Perhaps most strikingly is the increase in mortality and morbidity associated with heat. However, no research has been conducted into what extent these impacts have already occurred in recent decades until now.
‘Recent estimate suggests that one in three heat-related deaths occur due to Global warming with Central and South America and South-East Asia being the most affected regions. However, the study requires further analysis in all world regions including large parts of Africa and South Asia that lacks empirical data.’
Heat-related mortality is defined as the number of deaths attributed to heat, occurring at exposures higher than the optimum temperature for human health, which varies across locations.
Global Warming and Heat-related Mortality
The study team utilized data from 732 locations in 43 countries around the world through a ‘detection & attribution’ study that identifies and attributes observed phenomena to changes in climate and weather. This shows the actual contribution of man-made climate change for the first time in increasing mortality risks due to heat.
It was estimated that overall, 37% of all heat-related deaths in the recent summer periods were attributable to the warming of the planet due to anthropogenic activities and this human-induced climate change was highest in Central and South America (up to 76% in Ecuador or Colombia, for example) and South-East Asia (between 48% to 61%).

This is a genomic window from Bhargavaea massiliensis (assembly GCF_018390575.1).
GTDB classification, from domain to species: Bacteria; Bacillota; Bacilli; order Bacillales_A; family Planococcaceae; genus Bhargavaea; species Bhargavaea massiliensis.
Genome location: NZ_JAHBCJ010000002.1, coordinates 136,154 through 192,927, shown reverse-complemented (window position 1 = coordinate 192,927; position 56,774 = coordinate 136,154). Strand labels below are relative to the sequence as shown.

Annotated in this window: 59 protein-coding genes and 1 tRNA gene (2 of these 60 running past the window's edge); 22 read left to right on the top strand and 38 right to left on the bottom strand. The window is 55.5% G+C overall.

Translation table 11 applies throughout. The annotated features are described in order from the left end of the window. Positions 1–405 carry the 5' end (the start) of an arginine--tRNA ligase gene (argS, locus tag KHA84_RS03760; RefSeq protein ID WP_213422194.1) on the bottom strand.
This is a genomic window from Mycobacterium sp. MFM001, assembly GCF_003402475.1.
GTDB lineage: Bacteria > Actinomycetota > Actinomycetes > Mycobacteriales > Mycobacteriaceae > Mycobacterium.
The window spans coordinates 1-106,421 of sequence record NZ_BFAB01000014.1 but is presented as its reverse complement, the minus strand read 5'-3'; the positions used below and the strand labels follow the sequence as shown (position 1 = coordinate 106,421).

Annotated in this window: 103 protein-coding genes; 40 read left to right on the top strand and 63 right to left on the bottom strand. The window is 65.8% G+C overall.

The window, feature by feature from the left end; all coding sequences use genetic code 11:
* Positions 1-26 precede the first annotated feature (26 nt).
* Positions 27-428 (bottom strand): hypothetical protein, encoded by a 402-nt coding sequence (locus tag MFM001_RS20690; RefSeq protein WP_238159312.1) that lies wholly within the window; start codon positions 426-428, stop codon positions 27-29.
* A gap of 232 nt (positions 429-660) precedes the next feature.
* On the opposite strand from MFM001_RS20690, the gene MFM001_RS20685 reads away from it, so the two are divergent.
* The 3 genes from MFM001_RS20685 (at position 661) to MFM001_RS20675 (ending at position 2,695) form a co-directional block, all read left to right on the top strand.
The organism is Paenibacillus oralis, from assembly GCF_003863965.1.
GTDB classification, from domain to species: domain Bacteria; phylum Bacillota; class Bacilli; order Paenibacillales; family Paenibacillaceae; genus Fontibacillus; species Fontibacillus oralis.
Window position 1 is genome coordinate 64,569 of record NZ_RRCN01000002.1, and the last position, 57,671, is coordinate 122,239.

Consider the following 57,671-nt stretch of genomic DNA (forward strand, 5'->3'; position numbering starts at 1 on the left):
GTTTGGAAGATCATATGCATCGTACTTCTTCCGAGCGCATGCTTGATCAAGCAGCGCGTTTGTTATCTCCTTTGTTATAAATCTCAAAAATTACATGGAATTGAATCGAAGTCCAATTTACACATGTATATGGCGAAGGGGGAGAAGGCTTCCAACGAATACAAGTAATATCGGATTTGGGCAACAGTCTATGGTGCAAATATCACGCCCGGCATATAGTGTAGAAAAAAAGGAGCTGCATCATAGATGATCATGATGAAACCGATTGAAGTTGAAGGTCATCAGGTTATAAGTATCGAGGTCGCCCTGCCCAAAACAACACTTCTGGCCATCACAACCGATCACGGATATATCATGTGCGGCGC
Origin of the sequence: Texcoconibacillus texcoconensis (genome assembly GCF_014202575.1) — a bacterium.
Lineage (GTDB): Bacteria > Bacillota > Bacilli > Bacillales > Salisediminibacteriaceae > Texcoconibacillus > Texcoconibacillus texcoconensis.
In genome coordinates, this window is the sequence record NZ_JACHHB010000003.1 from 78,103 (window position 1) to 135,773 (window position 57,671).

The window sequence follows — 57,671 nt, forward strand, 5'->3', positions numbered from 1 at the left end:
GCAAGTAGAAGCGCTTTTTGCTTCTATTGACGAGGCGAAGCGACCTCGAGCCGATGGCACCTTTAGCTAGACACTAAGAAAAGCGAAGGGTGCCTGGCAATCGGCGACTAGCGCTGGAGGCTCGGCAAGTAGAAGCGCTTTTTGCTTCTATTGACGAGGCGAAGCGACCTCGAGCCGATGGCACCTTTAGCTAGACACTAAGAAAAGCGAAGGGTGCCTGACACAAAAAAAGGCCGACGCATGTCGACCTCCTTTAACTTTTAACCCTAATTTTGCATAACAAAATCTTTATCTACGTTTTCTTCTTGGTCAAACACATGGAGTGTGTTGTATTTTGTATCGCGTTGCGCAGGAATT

The number of deaths reported from human-induced climate change was as follows:
136 additional deaths per year in Santiago de Chile, which is a total of 44.3% of total heat-related deaths in the city. Others included 189 in Athens (26.1%), 172 in Rome (32%), 156 in Tokyo (35.6%), 177 in Madrid (31.9%), 146 in Bangkok (53.4%), 82 in London (33.6%), 141 in New York (44.2%), and 137 in Ho Chi Minh City (48.5%).
In the UK, 35% of heat-related deaths could be attributed to human-induced climate change, which corresponds to approximately 82 deaths in London, 16 deaths in Manchester, 20 in West Midlands, or 4 in Bristol and Liverpool every summer season.
These findings further mandate the need to adopt strong mitigation policies to reduce future warming, and implement interventions to protect populations from the adverse consequences of heat exposure.
Effects of Anthropogenic Emission
“We expect the proportion of heat-related deaths to continue to grow if we don’t do something about climate change or adapt. So far, the average global temperature has only increased by about 1°C, which is a fraction of what we could face if emissions continue to grow unchecked,” says Dr. Ana M. Vicedo-Cabrera, from the University of Bern and first author of the study.
Depending on the local changes in climate in each area, the vulnerability of its population to heat-related deaths varies. Interestingly, populations living in low and middle-income countries, which were responsible for a minor part of anthropogenic emissions in the past, are those most affected.
“This is the largest detection & attribution study on current health risks of climate change. The message is clear: climate change will not just have devastating impacts in the future, but every continent is already experiencing the dire consequences of human activities on our planet. We must act now,” says Professor Antonio Gasparrini from LSHTM, senior author of the study and coordinator of the MCC Network.
However, the study requires further analysis in all world regions including large parts of Africa and South Asia that lacks empirical data.